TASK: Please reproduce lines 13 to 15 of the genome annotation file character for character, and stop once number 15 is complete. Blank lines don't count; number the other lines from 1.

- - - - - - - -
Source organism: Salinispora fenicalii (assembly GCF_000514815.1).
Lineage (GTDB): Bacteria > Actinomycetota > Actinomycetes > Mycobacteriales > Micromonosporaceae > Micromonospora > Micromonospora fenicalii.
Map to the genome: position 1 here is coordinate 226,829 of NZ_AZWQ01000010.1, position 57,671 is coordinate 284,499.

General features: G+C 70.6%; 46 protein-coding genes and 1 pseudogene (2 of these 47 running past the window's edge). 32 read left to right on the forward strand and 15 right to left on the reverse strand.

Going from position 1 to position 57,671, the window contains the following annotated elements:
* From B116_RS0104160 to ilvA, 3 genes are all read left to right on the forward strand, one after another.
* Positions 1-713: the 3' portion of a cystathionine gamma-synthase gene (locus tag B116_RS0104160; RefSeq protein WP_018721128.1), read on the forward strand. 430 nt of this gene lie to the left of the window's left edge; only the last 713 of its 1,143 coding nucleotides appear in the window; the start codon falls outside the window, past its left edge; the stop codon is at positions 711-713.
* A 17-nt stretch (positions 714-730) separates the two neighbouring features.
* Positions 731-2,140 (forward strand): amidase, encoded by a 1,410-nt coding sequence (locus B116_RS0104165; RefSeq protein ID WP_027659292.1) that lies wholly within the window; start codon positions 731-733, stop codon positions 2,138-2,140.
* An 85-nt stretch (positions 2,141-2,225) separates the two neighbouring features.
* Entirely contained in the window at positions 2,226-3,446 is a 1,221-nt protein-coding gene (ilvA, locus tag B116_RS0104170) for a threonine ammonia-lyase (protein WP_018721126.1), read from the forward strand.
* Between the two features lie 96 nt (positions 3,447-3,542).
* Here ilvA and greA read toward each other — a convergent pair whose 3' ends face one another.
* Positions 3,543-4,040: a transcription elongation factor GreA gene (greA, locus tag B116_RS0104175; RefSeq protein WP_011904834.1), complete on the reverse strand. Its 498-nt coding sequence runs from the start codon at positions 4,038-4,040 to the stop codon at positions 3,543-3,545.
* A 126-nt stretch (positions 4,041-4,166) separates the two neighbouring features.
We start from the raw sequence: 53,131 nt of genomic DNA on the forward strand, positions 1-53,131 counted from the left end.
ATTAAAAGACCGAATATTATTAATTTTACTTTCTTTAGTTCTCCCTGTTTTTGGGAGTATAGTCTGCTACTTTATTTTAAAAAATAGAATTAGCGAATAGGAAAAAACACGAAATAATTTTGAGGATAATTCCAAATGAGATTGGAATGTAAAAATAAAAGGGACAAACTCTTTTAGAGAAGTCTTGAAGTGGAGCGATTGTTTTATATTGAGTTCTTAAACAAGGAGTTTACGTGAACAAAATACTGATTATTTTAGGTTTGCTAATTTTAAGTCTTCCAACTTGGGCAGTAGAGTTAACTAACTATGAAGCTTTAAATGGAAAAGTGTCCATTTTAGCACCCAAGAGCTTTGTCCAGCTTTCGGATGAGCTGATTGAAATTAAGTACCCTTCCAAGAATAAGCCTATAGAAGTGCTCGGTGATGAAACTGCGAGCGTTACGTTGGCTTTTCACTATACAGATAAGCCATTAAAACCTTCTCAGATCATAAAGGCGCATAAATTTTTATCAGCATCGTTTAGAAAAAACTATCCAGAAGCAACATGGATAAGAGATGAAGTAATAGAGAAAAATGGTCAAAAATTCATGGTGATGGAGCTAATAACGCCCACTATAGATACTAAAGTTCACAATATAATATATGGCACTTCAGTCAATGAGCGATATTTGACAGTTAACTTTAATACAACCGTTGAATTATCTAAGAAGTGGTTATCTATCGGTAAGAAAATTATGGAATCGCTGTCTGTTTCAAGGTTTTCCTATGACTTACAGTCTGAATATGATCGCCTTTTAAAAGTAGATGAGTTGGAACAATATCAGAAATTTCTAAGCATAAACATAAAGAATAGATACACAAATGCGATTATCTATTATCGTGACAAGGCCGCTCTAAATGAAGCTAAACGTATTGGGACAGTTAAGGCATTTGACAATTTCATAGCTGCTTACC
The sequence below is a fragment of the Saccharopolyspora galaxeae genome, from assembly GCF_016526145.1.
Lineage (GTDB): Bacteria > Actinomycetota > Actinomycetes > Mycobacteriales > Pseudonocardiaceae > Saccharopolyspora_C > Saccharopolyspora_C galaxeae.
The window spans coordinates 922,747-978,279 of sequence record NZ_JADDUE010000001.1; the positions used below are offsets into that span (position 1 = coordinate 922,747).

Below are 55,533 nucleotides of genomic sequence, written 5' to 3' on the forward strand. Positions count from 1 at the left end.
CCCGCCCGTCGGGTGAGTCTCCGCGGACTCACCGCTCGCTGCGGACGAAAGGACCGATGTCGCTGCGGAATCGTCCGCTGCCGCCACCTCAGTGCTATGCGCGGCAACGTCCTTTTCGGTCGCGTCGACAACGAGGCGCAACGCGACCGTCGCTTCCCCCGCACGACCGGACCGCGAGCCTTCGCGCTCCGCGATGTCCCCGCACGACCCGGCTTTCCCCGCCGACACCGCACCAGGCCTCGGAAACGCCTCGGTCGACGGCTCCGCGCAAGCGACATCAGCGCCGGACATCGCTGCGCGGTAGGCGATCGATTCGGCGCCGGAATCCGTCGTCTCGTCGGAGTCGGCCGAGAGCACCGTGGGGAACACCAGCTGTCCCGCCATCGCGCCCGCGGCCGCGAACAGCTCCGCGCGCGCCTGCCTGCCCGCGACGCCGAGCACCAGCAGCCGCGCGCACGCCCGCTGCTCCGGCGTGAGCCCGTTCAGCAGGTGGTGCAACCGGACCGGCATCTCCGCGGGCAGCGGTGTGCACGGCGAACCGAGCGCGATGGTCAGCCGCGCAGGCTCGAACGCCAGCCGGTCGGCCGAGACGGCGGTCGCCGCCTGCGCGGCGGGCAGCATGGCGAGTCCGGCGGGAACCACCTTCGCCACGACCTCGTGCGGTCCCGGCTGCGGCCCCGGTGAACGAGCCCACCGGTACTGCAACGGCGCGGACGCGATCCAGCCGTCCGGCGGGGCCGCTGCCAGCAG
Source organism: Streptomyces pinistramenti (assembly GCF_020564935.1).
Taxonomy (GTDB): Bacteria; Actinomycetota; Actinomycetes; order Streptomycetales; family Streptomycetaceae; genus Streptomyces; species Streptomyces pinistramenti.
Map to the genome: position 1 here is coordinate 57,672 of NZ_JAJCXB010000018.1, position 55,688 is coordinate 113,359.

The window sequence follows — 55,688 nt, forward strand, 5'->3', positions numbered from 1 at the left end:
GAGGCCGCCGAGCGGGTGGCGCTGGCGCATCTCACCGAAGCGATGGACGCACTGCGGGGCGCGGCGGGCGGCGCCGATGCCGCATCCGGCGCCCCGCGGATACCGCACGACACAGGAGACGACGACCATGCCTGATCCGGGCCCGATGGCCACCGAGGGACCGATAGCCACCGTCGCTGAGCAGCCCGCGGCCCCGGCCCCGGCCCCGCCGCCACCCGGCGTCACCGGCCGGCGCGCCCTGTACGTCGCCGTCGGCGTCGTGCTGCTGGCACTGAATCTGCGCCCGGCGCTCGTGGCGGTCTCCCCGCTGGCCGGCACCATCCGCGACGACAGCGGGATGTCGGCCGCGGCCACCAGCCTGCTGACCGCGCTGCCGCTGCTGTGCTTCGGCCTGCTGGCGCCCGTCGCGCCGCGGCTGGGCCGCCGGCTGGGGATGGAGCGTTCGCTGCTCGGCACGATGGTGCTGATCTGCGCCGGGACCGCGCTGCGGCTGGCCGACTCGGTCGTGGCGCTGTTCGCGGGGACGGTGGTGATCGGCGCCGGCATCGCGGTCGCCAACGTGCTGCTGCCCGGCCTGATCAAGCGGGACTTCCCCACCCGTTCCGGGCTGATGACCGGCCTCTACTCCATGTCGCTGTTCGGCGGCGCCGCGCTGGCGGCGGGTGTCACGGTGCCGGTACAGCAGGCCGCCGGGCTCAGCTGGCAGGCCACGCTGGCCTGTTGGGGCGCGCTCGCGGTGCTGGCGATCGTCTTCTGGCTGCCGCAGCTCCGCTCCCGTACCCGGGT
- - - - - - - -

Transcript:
* Here ilvA and greA read toward each other — a convergent pair whose 3' ends face one another.
* Positions 3,543-4,040: a transcription elongation factor GreA gene (greA, locus tag B116_RS0104175; RefSeq protein WP_011904834.1), complete on the reverse strand. Its 498-nt coding sequence runs from the start codon at positions 4,038-4,040 to the stop codon at positions 3,543-3,545.
* A 126-nt stretch (positions 4,041-4,166) separates the two neighbouring features.